Local The Star| A3 Thursday, March 29, 2012 The Gulf Coast Hope Center is in an of ce adjacent to 5 Star Paint and Collision, whose owner, Matt Scoggins, said he felt called to put structure to an informal ministry that has provided outreach in the community for more than a decade. We expected to have many hurdles and bumps on the road to this, but I knew at the beginning if God was in this, this would come to fruition, Scoggins said after reciting a chapter from the book of Matthew in the Bible concerning Jesus urging to help the most vulnerable. We are here to help the least, the last and the lost. The Gulf Coast Hope Center provides an array of referrals to those who come seeking help. The Rev. Billy Fox, CEO of the Panama City Rescue Mission, said the center has 24 clients and has provided nearly $4,000 worth of assistance. The center has worked with six churches and agencies including People Helping People of Gulf County and the Christian Community Development Fund to provide utility deposits, prescription drug assistance, help with rent and transportation. Fox recounted how a group of local folks sought out the Panama City Rescue Mission leaders to assist in establishing an outreach center in Gulf County. After initiating those discussions, Fox said, it was determined that the Rescue Mission, already having achieved nonpro t status, was best positioned to make the Hope Center a reality. There are no homeless people, there are people who for myriad reasons are without a home, Fox said. Our ministry is about those people. (These services) are the kind of things that these (local) people were talking about. The Rev. Joe Atkinson, an of cer with the Panama City Rescue Mission, was seeking to expand the ministry he and his wife had established. Port St. Joe seemed a perfect location, and Fox said they could sense a need from Calhoun and Franklin counties, a need they hope to meet at the Gulf Coast Hope Center. Joe and his wife felt the Lord wanted them to expand their ministry, and Joe and Port St. Joe, it all came together, Fox said. I know just like with government and how people react when it says it is here to help. I say I am from the Panama City Rescue Mission and I am here to help, and people get nervous because of a concept we have about homeless. But the demographics of homelessness are changing. Poverty and homelessness has so many demographics and situations. We feel called to this area, not just Panama City. We keep seeing lives changed, and thats what we are about. The key, Fox said, was meeting needs. The Hope Centers mission is to connect people in need with agencies that will assist. We are going to see peoples needs met, Fox said. You can talk about hope all you want, but you dont meet peoples needs and it means nothing. Atkinson said Scoggins has gone above and beyond to make the Gulf Coast Hope Center possible. Scoggins met with city commissioners individually to try to allay fears about vagrancy and crime associated with the Hope Center and has assured city leaders and critics the center will not provide a dormitorystyle facility or kitchen to offer meals. He has done everything he possibly could for us to be here at the Hope Center, said Atkinson, who spends several days a week in Port St. Joe. THURSDAY 7:00 PM LIVE MUSIC RANDY STARK L ADIES N I GH T 2 FOR 1 ANYTHING 117 S AILORS COVE, POR T ST JOE, F L (850) 229-3463 117 S AILORS COVE, POR T ST JOE, F L (850) 229-3463 S UNDAY 12:30 PM LE T US F ILL Y OUR C UP WHIL E YOU WATCH NASCAR SPRINT CUP Goodys Fast Relief 500 in Martinsville F RIDAY LIVE MUSIC BUDDY H AMM 8:00 PM UNTIL DONT WORRY, BE HAUG H TY S UNDAY 12:30 PM S UNDAY 12:30 PM S A T URDAY 8:00 PM K ARA O KE WIT H B EAC H B EAT Z 8197710 Uncompromised Commitment to Compliance On-Time, Ef cient and Discreet Reliable, Professional Service Customized Cost Effective Solutions Proven Track Record TM 1-850-309-1996 shredit.com Is your cars air conditioning system running on empty? Find out today, and beat the heat! Arc Auto Repair & Cooling 784-1512 AC Performance & Leak Check Freon extra. Is your cars air conditioning MV#84861 COST CUTTERS LAWN SERVICE Affordably Addressing All Your Lawn Care Needs Licensed & Insured Serving from Mexico Beach to the Cape. Full Service Lawn Care Starting at $29 CA LL : Art Sigman 850.628.0694 or Ken Daves: 850.899.0468 asigman@mchsi.com Call Ernie 850-545-9392 6512630 MUSHROOM COMPOST AVAILABLE NOW! Local The Star| A3 Thursday, March 29, 2012 HOPE CENTER from page A1 Appleman to speak on state attorney race Special to The Star Jim Appleman is seeking to retake the post of State Attorney of the 14th Judicial Circuit. Its a position he held for 24 years before stepping down, during which time conviction rates were among the best in the state, and the SAO earned awards for their Victim Witness Program. At 5:30 p.m. ET on Thursday, March 29, Appleman will speak with voters and the media in Gulf County, giving him a chance to outline his platform, and attendees a chance to ask questions and voice their concerns. The meeting is free and open to the public. Voters are encouraged to attend. TIM CROFT | The Star Of cials with the Gulf Coast Hope Center in Port St. Joe, the Panama City Rescue Mission and the Gulf County Chamber of Commerce of cially cut the ribbon on the Hope Center, which has been open two months.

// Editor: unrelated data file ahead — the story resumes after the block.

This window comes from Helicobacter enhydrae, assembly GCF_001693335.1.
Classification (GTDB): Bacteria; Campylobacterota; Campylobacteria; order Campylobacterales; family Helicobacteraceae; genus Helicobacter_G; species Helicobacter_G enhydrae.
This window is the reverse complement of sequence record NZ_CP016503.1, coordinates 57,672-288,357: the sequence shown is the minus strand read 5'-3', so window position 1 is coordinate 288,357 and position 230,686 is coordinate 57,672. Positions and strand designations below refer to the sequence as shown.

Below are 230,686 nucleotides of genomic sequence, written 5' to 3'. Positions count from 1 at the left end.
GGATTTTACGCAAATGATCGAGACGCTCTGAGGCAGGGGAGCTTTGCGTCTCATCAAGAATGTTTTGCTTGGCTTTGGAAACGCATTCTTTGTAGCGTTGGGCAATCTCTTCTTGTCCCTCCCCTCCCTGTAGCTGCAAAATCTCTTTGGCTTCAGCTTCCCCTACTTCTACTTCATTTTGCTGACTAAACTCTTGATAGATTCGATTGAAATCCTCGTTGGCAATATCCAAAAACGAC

PAGE 4